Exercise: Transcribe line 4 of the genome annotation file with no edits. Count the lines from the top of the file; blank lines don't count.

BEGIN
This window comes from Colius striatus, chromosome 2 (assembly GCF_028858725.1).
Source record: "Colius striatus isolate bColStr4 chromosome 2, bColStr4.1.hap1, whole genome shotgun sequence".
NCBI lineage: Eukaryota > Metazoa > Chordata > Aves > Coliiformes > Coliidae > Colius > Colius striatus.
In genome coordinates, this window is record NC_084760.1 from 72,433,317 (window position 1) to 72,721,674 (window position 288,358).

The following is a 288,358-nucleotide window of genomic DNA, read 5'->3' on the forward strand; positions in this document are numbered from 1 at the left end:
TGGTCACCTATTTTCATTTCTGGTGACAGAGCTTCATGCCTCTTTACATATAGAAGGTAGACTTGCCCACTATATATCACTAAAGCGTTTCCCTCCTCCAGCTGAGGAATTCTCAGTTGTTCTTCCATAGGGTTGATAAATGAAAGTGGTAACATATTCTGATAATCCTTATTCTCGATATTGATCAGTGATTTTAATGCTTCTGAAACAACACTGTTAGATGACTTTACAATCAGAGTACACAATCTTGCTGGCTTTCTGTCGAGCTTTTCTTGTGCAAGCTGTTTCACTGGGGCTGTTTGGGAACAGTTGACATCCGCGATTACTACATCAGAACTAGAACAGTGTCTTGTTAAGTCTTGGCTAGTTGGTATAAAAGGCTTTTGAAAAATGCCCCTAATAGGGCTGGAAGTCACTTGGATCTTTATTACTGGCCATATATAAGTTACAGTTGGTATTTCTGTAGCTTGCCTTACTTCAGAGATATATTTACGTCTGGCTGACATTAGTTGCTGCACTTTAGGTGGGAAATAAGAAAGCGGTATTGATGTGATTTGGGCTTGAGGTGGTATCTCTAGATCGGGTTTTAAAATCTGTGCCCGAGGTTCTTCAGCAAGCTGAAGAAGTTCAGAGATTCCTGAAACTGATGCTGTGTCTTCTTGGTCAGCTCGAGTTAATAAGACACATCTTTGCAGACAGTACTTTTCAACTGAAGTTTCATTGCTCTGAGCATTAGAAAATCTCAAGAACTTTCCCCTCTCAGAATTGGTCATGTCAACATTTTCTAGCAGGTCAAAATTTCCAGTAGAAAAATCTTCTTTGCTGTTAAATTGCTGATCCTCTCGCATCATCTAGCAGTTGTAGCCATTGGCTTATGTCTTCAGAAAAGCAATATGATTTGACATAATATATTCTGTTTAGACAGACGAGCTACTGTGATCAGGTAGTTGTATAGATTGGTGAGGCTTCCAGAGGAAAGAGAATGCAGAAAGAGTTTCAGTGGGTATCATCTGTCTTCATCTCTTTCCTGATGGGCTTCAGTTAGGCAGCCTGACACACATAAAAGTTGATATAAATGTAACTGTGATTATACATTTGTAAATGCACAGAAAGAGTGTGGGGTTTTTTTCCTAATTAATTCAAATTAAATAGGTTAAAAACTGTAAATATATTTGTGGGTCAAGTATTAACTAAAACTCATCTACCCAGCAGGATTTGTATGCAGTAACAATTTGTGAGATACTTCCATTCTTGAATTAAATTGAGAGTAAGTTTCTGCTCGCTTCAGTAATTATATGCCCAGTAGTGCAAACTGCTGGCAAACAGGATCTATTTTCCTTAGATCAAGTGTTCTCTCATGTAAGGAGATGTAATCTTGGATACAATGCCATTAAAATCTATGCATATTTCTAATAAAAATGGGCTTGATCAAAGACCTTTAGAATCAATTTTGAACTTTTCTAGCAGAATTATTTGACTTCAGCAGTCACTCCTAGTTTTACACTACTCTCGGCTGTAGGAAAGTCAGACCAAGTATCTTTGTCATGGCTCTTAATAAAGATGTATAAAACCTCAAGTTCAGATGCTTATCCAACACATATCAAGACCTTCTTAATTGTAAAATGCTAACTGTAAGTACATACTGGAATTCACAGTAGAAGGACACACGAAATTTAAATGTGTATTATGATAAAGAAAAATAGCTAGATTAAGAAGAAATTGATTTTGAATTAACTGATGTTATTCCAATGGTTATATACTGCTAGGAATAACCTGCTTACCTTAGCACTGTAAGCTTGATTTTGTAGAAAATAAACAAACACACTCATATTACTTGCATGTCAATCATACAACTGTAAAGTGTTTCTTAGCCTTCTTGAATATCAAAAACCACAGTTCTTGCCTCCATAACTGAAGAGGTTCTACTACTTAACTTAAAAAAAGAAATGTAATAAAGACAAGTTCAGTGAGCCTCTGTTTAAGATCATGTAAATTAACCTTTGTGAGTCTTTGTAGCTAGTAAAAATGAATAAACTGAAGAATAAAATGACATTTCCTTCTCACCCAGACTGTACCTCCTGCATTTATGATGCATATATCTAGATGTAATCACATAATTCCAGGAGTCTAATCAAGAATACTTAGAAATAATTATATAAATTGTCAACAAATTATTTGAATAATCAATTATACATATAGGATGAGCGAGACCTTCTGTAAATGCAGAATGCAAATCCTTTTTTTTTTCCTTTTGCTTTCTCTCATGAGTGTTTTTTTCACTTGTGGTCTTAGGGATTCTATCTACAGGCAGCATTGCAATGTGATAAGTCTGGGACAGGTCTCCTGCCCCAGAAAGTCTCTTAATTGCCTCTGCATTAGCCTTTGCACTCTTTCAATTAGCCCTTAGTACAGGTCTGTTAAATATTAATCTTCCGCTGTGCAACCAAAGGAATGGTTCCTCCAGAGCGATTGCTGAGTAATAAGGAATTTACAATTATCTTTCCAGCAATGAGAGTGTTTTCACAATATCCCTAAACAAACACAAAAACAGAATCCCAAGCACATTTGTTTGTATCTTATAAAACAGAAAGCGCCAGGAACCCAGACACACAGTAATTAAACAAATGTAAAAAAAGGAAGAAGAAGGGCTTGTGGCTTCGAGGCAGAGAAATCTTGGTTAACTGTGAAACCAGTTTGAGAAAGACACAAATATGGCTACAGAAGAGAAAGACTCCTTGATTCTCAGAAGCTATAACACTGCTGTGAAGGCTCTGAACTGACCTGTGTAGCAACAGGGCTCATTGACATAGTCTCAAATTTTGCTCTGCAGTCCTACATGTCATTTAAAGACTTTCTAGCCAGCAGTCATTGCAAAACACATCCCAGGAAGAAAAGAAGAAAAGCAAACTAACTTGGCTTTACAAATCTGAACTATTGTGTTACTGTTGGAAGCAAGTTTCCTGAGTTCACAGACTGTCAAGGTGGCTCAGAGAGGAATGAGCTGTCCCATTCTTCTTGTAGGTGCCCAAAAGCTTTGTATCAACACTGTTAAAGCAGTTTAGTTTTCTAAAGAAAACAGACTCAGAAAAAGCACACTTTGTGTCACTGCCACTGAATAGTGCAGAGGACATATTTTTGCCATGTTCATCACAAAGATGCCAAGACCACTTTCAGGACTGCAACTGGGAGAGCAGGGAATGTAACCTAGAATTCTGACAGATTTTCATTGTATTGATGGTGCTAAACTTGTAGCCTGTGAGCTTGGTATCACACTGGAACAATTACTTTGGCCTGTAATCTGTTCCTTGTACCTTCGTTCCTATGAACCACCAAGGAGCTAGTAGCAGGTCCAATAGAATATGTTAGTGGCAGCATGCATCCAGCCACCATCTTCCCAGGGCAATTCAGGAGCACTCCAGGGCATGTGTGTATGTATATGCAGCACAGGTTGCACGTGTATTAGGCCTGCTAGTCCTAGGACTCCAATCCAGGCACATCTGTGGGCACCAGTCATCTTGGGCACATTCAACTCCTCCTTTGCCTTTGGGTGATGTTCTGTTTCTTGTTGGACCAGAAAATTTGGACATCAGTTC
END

In genome coordinates, this window is record NC_084760.1 from 72,433,317 (window position 1) to 72,721,674 (window position 288,358).